34. michael reynolds says:

    Target and “take out” something like ten thousand artillery pieces in hardened emplacements.  Yeah.  Should be no problem.  How many rounds do you think those pieces will fire before we magically “take them out?”  Let’s say just five each — because after all, you’ve got Harry Potter’s wand and you know how to knock out hardened artillery — so that’s just 50,000 shells dropping on the suburbs of Seoul.  Wow.  Barely worth worrying about.

    Damn the details, figure them out later – just smack those bastards but good.

    You mentioned earlier LGBpop that you were 79.  Maybe you’ve given up giving a shit about the future.  The rest of us haven’t.  The “details” are mass murder of civilians, deaths of allies, deaths of  American soldiers, fallout, shattered relationships with China and Japan.  So with all due respect to your service and your age, you’re an idiot.
    I assume you’re both Tea Party supporters, right?  Palin fans?

  35. Lgbpop says:

    Yes, you did give up on your future because when the chips are down you worry about the enemy more than your own side. Watching pansy-assed whiners like you talk yourself out of a fight because if involves work, struggle and injury makes me ill. My buddies and I didn’t risk everything we had to save this country to hand it off to smartasses like you.
    Again, a leftist with the assumptions. Why does someone who believes in his country automatically get labelled derisively by the likes of you and ridiculed? Who are you to call anyone names? For your information, you ignoramus, a state of war changes international law. Deaths due to warfare are not considered murder, they are casualties. Until your misbegotten generation came around, killing the enemy in wartime was the way one waged war. Now, you try to criminalize it, try soldiers in civil courts and apply your mentality of surrender to everyone. I am no great fan of Governor Palin, but she has more balls than you have. Why on earth anyone should listen to you the way you talk down to them is downright crazy. With NO respect for you at all, YOU are the idiot and a traitor to boot. I spit on you.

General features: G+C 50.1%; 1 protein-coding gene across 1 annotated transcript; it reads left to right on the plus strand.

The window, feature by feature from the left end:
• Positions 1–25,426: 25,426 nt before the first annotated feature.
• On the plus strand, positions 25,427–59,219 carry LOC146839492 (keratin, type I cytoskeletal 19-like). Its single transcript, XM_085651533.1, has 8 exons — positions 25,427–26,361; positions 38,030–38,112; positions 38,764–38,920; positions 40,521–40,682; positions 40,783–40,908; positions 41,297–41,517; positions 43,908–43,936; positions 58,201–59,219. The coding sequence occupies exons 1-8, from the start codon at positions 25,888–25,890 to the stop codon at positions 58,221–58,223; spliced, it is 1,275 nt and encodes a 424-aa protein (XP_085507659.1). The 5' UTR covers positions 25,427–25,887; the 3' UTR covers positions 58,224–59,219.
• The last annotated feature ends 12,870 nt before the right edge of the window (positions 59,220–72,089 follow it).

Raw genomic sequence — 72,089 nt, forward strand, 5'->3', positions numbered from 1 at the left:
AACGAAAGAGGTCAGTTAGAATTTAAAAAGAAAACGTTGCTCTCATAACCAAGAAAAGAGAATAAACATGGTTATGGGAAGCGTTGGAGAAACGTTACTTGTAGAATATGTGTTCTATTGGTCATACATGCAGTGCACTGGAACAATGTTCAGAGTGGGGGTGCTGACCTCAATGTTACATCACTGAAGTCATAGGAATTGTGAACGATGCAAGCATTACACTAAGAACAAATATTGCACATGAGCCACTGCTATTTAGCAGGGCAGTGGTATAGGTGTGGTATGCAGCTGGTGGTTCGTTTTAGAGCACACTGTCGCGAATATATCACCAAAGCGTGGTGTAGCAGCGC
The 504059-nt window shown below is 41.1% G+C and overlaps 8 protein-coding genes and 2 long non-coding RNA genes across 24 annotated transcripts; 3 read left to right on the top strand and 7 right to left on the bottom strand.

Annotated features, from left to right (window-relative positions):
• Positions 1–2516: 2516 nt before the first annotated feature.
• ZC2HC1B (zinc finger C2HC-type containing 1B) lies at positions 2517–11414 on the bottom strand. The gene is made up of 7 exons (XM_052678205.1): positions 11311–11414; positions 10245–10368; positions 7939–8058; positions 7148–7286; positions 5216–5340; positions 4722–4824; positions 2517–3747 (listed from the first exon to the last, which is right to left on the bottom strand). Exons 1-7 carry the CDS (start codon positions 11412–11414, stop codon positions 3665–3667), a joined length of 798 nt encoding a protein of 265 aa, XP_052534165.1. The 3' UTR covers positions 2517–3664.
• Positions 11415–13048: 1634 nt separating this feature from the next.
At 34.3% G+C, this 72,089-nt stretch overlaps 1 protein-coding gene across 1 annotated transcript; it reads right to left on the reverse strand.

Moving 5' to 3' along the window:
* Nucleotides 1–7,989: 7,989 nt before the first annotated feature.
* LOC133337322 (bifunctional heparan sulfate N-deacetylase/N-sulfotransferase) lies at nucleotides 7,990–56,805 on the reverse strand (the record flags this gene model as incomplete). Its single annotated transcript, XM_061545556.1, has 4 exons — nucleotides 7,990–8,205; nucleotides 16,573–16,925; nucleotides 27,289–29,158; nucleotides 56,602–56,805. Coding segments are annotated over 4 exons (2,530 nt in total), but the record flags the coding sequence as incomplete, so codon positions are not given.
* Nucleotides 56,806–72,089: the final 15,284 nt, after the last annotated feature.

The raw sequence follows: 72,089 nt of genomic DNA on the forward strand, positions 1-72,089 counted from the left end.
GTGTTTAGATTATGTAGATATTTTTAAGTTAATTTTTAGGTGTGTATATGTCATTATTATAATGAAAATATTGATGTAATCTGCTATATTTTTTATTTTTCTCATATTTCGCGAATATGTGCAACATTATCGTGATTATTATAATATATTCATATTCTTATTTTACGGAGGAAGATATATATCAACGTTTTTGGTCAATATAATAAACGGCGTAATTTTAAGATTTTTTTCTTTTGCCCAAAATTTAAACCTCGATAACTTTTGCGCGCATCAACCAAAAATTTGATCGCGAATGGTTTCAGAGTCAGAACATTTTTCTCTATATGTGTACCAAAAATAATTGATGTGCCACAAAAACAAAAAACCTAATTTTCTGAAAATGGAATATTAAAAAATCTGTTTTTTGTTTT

36. michael reynolds says:

    I doubt you served in combat.  I think you’re a fraud.  You sound like a drunken old fart playing veteran. In fact I suspect you may be our old troll Triumph.  Frankly you’re too dumb to be real.

  37. Linda says:

    Well, Michael, aren’t we snarky?
    No, I am not a Tea Partier. I am, however, for smaller, limited government. And while I like Sarah Palin, because she’s not afraid to say what needs to be said, I would not vote for her, because I feel she’s too polarizing.
    I did vote for McCain in 2008, because Obama is a socialist, and he told the American people that, but sadly, many didn’t seem to grasp that. In the 2008 primary, I voted for Ron Paul. I’ll see who’s running in 2012, and weigh my choices.
    You really wouldn’t like my ideas about the Mexican border. 🙂 I think a high power electric fence would solve the problem. Makes it a tad more difficult to go over or through it. Yes, I know, I’m just a meanie, for wanting to keep our borders secure. But we can’t keep absorbing the illegals from south of the border.
    And for your edification, I tend to agree with LGBPOP’s characterization of you.
    Have a lovely day.

  38. anjin-san says: